First a couple of items of news, sort of. First of all, Naked Reader Press has put up a preview of Kate Paulk’s upcoming novel, ConVent. Kate is one of those writers who constantly surprises me. She can do alternate history (Impaler) with a twist of the fantastical and then she can be split-your-sides funny laced with a healthy dose of cynicism and WTF (ConVent). Any way, the first scene from ConVent is up at The Naked Truth and the book will be available for purchase the weekend of Oct. 21st.
The next bit of news is that The Naked Truth will be featuring previews of several new novels over the next few weeks, including Quicksand by C. S. Laurel, Cat’s Paw by Robert A. Hoyt, and my own Nocturnal Serenade. There is also a guest post by Jim Snover, author of the wonderful steampunk/western short story Blackie, that will be up on the blog sometime within the week.
As for the thought or two, do you remember when I blogged about how readers are beginning to look closer at what e-titles they buy? As proof of that, there is a new thread on the kindle boards this morning asking how to tell what titles are written by “indies” and what titles are not. Now, before you get excited, the original poster isn’t wanting to know what books and short stories are written by indies because he wants to buy them. Quite the opposite in fact. He wants to know so he can avoid them. A quick look at the responses show that most of those answering are concerned by exactly what I — and so many others — predicted. Poor editing, poor story construction, poor cover art, etc. No longer is the low price enough to entice them into buying a title. They’ve been burned before — too often, according to some of them. Now they want e-books and short stories that only come from established publishers.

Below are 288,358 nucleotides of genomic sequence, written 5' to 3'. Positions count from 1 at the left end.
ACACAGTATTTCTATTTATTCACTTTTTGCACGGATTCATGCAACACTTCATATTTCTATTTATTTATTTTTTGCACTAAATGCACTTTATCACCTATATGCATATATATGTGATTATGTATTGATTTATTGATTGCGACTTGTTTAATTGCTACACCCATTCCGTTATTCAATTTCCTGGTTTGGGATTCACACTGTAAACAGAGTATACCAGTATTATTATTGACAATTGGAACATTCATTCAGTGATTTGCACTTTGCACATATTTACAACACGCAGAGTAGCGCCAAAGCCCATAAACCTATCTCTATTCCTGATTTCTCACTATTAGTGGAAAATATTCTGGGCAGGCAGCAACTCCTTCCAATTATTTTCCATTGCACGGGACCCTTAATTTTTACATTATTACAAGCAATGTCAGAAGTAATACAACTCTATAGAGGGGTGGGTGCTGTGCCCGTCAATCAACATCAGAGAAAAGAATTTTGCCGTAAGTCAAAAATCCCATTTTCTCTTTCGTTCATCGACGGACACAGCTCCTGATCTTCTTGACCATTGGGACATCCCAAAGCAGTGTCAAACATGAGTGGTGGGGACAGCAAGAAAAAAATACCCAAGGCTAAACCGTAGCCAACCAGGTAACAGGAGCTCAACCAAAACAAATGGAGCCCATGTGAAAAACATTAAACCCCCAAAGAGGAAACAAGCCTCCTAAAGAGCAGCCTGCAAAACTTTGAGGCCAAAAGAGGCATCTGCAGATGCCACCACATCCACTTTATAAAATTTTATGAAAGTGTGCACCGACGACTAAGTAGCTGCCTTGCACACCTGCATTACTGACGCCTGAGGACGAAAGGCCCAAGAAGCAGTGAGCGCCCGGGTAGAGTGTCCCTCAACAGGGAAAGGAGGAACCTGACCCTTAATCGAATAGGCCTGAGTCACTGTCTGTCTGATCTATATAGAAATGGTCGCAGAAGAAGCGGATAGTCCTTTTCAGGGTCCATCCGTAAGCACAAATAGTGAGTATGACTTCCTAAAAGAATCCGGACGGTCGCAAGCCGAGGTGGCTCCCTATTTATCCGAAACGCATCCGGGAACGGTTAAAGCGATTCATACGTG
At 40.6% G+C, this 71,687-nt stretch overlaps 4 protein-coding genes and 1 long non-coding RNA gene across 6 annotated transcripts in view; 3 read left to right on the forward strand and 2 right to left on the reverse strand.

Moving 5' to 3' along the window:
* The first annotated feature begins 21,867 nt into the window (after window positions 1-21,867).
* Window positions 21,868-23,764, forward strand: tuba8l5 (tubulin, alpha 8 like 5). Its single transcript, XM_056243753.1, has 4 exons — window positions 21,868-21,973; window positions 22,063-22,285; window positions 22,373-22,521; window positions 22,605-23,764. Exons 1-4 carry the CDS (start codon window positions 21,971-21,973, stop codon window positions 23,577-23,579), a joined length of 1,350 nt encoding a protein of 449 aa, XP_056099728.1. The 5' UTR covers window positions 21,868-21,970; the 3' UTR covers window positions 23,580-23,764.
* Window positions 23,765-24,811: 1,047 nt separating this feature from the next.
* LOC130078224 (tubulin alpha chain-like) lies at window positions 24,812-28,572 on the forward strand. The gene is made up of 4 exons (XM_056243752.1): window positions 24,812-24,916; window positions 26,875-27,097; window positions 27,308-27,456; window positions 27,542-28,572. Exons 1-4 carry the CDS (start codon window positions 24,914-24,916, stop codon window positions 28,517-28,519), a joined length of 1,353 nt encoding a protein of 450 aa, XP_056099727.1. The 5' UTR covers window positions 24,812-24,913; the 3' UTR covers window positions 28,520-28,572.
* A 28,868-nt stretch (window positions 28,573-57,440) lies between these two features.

Does this presage a quick death to indie publishing in the digital world? Nah. But it does point out that authors, established and newbies, who want to go this route need to make sure they are putting out a quality product. Editing, and not just copy editing and proofreading, is a must. Decent cover art is also a must. Now, I’m not sure about having “professional” reviews as some of the commenters suggested. After all, for most of these so-called pro reviews, you have to pay. That sort of defeats the purpose, imo.
What this means is that we, as writers going the indie route, need to make sure the product we put out is as good, if not better, than that put out by traditional publishers. Mind you, in a lot of cases that’s not saying much. But take a look at the e-books you’ve downloaded, especially the free ones. How many have had weird fonts or strange formatting? I’ll be honest, I’ve seen more than that than I have of e-books with horrible spelling or punctuation. In fact, when I’ve seen complaints about that, and I’ve checked for myself, the spelling errors have usually been from the reader and not the author. But, there have been spelling and grammar mistakes I’ve seen and, usually, I can attribute them to the author relying on spell-check and grammar-check. Please, DO NOT DO THAT.
Any way, I’m not going to spend a lot of time on the fundamentals of what makes a good e-book. I’ll probably do that for Mad Genius Club for The Naked Truth later. This was just to put the bug in the ear of all those who are considering self-publishing to be aware of the fact that there is a movement among some readers of e-books not to buy indies because of all the bad ones they’ve read before. The moral of the story is to make sure you have the best product possible and that you have enough of a preview available for your potential readers to show not only that you can write but that you also hook them with the plot and the characters.